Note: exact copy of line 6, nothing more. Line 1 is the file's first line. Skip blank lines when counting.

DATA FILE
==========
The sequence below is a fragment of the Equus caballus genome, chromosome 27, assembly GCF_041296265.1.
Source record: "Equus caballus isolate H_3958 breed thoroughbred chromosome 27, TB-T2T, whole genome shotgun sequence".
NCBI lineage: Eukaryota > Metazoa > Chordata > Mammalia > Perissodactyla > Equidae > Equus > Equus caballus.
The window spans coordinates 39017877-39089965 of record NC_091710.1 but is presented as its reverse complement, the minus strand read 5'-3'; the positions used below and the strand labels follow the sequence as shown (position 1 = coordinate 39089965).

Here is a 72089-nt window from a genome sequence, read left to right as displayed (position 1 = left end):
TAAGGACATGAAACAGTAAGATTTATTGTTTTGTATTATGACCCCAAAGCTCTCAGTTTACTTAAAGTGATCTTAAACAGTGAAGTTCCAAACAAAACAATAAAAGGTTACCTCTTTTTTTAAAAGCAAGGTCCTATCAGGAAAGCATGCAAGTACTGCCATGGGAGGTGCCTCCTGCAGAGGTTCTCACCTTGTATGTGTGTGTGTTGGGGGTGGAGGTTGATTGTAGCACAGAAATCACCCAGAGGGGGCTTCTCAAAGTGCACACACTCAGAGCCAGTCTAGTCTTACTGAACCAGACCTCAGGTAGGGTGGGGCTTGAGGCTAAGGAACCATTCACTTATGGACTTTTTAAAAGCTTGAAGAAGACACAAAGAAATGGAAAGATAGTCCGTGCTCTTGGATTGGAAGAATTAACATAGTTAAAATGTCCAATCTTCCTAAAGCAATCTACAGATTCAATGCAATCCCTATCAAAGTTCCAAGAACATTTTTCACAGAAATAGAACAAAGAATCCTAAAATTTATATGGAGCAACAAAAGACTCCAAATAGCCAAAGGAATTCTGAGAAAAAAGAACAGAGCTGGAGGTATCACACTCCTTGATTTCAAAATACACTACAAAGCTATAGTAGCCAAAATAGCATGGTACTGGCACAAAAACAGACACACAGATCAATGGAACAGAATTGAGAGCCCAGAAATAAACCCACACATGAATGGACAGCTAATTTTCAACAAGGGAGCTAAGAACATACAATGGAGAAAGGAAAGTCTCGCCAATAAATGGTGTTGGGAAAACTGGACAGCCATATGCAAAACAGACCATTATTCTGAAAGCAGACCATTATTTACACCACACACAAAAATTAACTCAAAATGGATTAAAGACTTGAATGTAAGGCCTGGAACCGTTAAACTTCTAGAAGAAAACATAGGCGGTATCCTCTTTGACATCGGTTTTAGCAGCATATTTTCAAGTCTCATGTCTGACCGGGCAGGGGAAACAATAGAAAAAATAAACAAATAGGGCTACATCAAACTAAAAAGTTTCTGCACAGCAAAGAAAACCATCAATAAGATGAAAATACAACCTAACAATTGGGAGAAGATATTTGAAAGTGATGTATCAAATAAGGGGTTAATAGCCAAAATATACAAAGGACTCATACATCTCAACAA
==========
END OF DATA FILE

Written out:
TAAGGACATGAAACAGTAAGATTTATTGTTTTGTATTATGACCCCAAAGCTCTCAGTTTACTTAAAGTGATCTTAAACAGTGAAGTTCCAAACAAAACAATAAAAGGTTACCTCTTTTTTTAAAAGCAAGGTCCTATCAGGAAAGCATGCAAGTACTGCCATGGGAGGTGCCTCCTGCAGAGGTTCTCACCTTGTATGTGTGTGTGTTGGGGGTGGAGGTTGATTGTAGCACAGAAATCACCCAGAGGGGGCTTCTCAAAGTGCACACACTCAGAGCCAGTCTAGTCTTACTGAACCAGACCTCAGGTAGGGTGGGGCTTGAGGCTAAGGAACCATTCACTTATGGACTTTTTAAAAGCTTGAAGAAGACACAAAGAAATGGAAAGATAGTCCGTGCTCTTGGATTGGAAGAATTAACATAGTTAAAATGTCCAATCTTCCTAAAGCAATCTACAGATTCAATGCAATCCCTATCAAAGTTCCAAGAACATTTTTCACAGAAATAGAACAAAGAATCCTAAAATTTATATGGAGCAACAAAAGACTCCAAATAGCCAAAGGAATTCTGAGAAAAAAGAACAGAGCTGGAGGTATCACACTCCTTGATTTCAAAATACACTACAAAGCTATAGTAGCCAAAATAGCATGGTACTGGCACAAAAACAGACACACAGATCAATGGAACAGAATTGAGAGCCCAGAAATAAACCCACACATGAATGGACAGCTAATTTTCAACAAGGGAGCTAAGAACATACAATGGAGAAAGGAAAGTCTCGCCAATAAATGGTGTTGGGAAAACTGGACAGCCATATGCAAAACAGACCATTATTCTGAAAGCAGACCATTATTTACACCACACACAAAAATTAACTCAAAATGGATTAAAGACTTGAATGTAAGGCCTGGAACCGTTAAACTTCTAGAAGAAAACATAGGCGGTATCCTCTTTGACATCGGTTTTAGCAGCATATTTTCAAGTCTCATGTCTGACCGGGCAGGGGAAACAATAGAAAAAATAAACAAATAGGGCTACATCAAACTAAAAAGTTTCTGCACAGCAAAGAAAACCATCAATAAGATGAAAATACAACCTAACAATTGGGAGAAGATATTTGAAAGTGATGTATCAAATAAGGGGTTAATAGCCAAAATATACAAAGGACTCATACATCTCAACAA